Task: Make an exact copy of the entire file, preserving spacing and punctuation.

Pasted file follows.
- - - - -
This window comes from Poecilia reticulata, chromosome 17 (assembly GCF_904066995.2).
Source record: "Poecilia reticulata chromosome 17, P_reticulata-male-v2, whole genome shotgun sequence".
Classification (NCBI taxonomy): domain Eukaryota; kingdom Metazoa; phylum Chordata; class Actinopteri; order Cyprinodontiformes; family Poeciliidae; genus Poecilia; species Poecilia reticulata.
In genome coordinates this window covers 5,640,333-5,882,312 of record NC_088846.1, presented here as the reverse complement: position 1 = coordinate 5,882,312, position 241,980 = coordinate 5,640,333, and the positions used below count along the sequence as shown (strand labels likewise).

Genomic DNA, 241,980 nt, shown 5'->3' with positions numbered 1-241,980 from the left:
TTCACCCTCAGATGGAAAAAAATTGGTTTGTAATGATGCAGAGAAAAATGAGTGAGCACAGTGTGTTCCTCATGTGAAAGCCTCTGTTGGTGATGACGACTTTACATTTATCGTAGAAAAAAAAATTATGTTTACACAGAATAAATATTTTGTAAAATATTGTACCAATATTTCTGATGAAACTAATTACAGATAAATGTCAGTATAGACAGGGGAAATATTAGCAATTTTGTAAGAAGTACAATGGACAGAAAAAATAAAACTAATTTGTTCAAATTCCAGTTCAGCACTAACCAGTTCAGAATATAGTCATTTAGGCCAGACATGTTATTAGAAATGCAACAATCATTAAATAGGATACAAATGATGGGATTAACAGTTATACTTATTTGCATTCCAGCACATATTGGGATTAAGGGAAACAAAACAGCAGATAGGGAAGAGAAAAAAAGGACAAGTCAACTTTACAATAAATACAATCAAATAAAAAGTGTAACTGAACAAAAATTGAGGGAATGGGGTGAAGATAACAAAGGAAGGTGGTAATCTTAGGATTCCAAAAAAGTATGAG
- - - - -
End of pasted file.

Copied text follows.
This window comes from Poecilia reticulata, chromosome 17 (assembly GCF_904066995.2).
Source record: "Poecilia reticulata chromosome 17, P_reticulata-male-v2, whole genome shotgun sequence".
Classification (NCBI taxonomy): domain Eukaryota; kingdom Metazoa; phylum Chordata; class Actinopteri; order Cyprinodontiformes; family Poeciliidae; genus Poecilia; species Poecilia reticulata.
In genome coordinates this window covers 5,640,333-5,882,312 of record NC_088846.1, presented here as the reverse complement: position 1 = coordinate 5,882,312, position 241,980 = coordinate 5,640,333, and the positions used below count along the sequence as shown (strand labels likewise).

Genomic DNA, 241,980 nt, shown 5'->3' with positions numbered 1-241,980 from the left:
TTCACCCTCAGATGGAAAAAAATTGGTTTGTAATGATGCAGAGAAAAATGAGTGAGCACAGTGTGTTCCTCATGTGAAAGCCTCTGTTGGTGATGACGACTTTACATTTATCGTAGAAAAAAAAATTATGTTTACACAGAATAAATATTTTGTAAAATATTGTACCAATATTTCTGATGAAACTAATTACAGATAAATGTCAGTATAGACAGGGGAAATATTAGCAATTTTGTAAGAAGTACAATGGACAGAAAAAATAAAACTAATTTGTTCAAATTCCAGTTCAGCACTAACCAGTTCAGAATATAGTCATTTAGGCCAGACATGTTATTAGAAATGCAACAATCATTAAATAGGATACAAATGATGGGATTAACAGTTATACTTATTTGCATTCCAGCACATATTGGGATTAAGGGAAACAAAACAGCAGATAGGGAAGAGAAAAAAAGGACAAGTCAACTTTACAATAAATACAATCAAATAAAAAGTGTAACTGAACAAAAATTGAGGGAATGGGGTGAAGATAACAAAGGAAGGTGGTAATCTTAGGATTCCAAAAAAGTATGAG